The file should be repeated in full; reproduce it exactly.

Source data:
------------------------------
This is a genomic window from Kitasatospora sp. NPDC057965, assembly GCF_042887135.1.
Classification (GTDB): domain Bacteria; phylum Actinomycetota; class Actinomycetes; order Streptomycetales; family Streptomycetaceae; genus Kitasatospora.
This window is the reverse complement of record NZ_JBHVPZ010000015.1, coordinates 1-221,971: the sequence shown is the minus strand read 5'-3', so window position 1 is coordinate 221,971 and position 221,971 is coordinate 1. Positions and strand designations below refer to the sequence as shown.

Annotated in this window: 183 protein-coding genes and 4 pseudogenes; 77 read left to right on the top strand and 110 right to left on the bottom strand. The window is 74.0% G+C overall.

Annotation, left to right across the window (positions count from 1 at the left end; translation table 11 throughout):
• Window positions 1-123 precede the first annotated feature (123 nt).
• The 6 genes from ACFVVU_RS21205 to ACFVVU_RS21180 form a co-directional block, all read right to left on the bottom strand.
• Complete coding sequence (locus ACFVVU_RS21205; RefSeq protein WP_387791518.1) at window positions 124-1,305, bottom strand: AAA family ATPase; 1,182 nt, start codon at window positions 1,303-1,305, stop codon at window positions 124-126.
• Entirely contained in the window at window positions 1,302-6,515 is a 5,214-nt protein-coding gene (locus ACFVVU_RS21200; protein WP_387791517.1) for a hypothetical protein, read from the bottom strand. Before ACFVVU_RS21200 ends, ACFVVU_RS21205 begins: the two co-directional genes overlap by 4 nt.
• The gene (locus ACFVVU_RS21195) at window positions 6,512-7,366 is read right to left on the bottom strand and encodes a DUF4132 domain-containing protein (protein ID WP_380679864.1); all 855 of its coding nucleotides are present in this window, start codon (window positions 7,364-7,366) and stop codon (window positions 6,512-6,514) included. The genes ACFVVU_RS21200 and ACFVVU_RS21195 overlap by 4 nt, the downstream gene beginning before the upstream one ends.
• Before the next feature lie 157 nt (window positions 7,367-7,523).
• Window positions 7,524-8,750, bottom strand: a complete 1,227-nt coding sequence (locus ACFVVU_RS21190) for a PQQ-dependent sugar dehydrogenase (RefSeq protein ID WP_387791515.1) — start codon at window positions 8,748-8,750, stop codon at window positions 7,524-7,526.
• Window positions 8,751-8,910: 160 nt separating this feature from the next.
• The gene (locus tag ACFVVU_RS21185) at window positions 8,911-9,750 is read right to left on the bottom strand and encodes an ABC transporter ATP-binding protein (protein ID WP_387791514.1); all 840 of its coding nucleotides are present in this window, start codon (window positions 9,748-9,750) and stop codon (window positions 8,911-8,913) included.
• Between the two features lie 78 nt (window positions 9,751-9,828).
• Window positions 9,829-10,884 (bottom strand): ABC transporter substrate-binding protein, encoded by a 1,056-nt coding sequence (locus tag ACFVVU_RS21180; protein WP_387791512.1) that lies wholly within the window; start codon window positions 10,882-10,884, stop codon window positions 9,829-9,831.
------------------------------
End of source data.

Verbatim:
This is a genomic window from Kitasatospora sp. NPDC057965, assembly GCF_042887135.1.
Classification (GTDB): domain Bacteria; phylum Actinomycetota; class Actinomycetes; order Streptomycetales; family Streptomycetaceae; genus Kitasatospora.
This window is the reverse complement of record NZ_JBHVPZ010000015.1, coordinates 1-221,971: the sequence shown is the minus strand read 5'-3', so window position 1 is coordinate 221,971 and position 221,971 is coordinate 1. Positions and strand designations below refer to the sequence as shown.

Annotated in this window: 183 protein-coding genes and 4 pseudogenes; 77 read left to right on the top strand and 110 right to left on the bottom strand. The window is 74.0% G+C overall.

Annotation, left to right across the window (positions count from 1 at the left end; translation table 11 throughout):
• Window positions 1-123 precede the first annotated feature (123 nt).
• The 6 genes from ACFVVU_RS21205 to ACFVVU_RS21180 form a co-directional block, all read right to left on the bottom strand.
• Complete coding sequence (locus ACFVVU_RS21205; RefSeq protein WP_387791518.1) at window positions 124-1,305, bottom strand: AAA family ATPase; 1,182 nt, start codon at window positions 1,303-1,305, stop codon at window positions 124-126.
• Entirely contained in the window at window positions 1,302-6,515 is a 5,214-nt protein-coding gene (locus ACFVVU_RS21200; protein WP_387791517.1) for a hypothetical protein, read from the bottom strand. Before ACFVVU_RS21200 ends, ACFVVU_RS21205 begins: the two co-directional genes overlap by 4 nt.
• The gene (locus ACFVVU_RS21195) at window positions 6,512-7,366 is read right to left on the bottom strand and encodes a DUF4132 domain-containing protein (protein ID WP_380679864.1); all 855 of its coding nucleotides are present in this window, start codon (window positions 7,364-7,366) and stop codon (window positions 6,512-6,514) included. The genes ACFVVU_RS21200 and ACFVVU_RS21195 overlap by 4 nt, the downstream gene beginning before the upstream one ends.
• Before the next feature lie 157 nt (window positions 7,367-7,523).
• Window positions 7,524-8,750, bottom strand: a complete 1,227-nt coding sequence (locus ACFVVU_RS21190) for a PQQ-dependent sugar dehydrogenase (RefSeq protein ID WP_387791515.1) — start codon at window positions 8,748-8,750, stop codon at window positions 7,524-7,526.
• Window positions 8,751-8,910: 160 nt separating this feature from the next.
• The gene (locus tag ACFVVU_RS21185) at window positions 8,911-9,750 is read right to left on the bottom strand and encodes an ABC transporter ATP-binding protein (protein ID WP_387791514.1); all 840 of its coding nucleotides are present in this window, start codon (window positions 9,748-9,750) and stop codon (window positions 8,911-8,913) included.
• Between the two features lie 78 nt (window positions 9,751-9,828).
• Window positions 9,829-10,884 (bottom strand): ABC transporter substrate-binding protein, encoded by a 1,056-nt coding sequence (locus tag ACFVVU_RS21180; protein WP_387791512.1) that lies wholly within the window; start codon window positions 10,882-10,884, stop codon window positions 9,829-9,831.